Baseline visual acuity at wet amd diagnosis predicts long-term vision outcomes: An analysis of the iris registry

Allen C. Ho, David M. Kleinman, Flora C. Lum, Jeffrey S. Heier, Richard L. Lindstrom, Susan C. Orr, Grace C. Chang, Eleanor L. Smith, John S. Pollack

Research output: Contribution to journalArticlepeer-review

18 Scopus citations


BACKGROUND AND OBJECTIVE: Clinical trials in neovascular age-related macular degeneration (nAMD) demonstrate that high visual acuity (VA) can be maintained, and low VA can be improved with anti-vascular endothelial growth factor (VEGF) treatment. Few real-world data investigating the relationship between baseline VA and long-term outcomes exist. This study compares VA at diagnosis and after treatment using data from a large patient registry. PATIENTS AND METHODS: Retrospective study of IRIS Registry patients diagnosed with nAMD in one or both eyes between January 2013 and June 2017. Patients received at least two anti-VEGF injections in the study eye(s) less than 45 days apart during the study period. Primary outcomes were the percentage of eyes with 20/40 VA or better at diagnosis and association of VA at diagnosis with longer-term visual outcomes. RESULTS: The study included 162,902 eyes. Among all included eyes, 34.3% presented with 20/40 VA or better at diagnosis. Patients with 20/40 vision or better at baseline maintained a mean VA of 20/40 or better for 2 years after treatment initiation. CONCLUSIONS: Baseline VA at nAMD diagnosis predicts long-term VA outcomes. Early diagnosis before VA is adversely affected is a key factor in preserving vision in patients with nAMD.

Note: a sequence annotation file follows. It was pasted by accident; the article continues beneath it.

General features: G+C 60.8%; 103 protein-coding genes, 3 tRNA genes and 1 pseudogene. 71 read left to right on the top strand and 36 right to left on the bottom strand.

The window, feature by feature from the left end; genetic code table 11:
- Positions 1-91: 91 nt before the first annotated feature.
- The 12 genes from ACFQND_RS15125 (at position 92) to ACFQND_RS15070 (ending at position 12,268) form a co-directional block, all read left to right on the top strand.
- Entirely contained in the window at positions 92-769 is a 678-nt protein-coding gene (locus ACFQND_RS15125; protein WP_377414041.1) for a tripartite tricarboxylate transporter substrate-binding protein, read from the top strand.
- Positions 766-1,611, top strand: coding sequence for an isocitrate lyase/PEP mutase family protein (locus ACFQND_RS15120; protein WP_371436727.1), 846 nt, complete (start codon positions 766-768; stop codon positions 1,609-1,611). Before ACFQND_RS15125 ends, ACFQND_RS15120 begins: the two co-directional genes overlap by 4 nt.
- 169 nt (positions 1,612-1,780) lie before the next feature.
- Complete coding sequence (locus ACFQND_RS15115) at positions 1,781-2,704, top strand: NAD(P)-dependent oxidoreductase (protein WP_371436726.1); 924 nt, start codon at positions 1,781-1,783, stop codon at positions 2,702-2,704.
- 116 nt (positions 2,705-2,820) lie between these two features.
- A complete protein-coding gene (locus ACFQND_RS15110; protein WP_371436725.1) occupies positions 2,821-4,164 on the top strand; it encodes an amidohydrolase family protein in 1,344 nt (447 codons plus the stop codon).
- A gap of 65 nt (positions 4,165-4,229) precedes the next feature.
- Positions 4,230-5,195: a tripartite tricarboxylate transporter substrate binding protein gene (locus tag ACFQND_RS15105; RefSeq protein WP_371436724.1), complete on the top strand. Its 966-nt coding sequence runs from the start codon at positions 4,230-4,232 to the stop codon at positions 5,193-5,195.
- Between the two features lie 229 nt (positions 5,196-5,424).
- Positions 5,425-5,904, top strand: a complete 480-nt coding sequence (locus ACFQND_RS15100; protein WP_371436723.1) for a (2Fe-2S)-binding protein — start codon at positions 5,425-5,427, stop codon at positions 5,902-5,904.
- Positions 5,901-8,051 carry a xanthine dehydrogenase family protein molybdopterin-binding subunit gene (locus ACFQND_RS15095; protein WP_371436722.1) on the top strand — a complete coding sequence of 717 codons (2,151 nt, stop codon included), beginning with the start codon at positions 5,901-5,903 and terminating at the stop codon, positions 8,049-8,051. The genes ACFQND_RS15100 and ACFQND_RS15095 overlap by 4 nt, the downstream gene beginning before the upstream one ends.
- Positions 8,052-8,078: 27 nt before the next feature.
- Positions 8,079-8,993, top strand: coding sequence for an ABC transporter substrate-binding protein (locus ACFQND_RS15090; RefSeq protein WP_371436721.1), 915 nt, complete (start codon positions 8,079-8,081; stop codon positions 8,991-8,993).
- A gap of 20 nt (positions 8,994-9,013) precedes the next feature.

Original languageEnglish (US)
Pages (from-to)633-639
Number of pages7
JournalOphthalmic Surgery Lasers and Imaging Retina
Issue number11
StatePublished - Nov 2020

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Publisher Copyright:
© 2020 Ho, Kleinman, Lum, et al.


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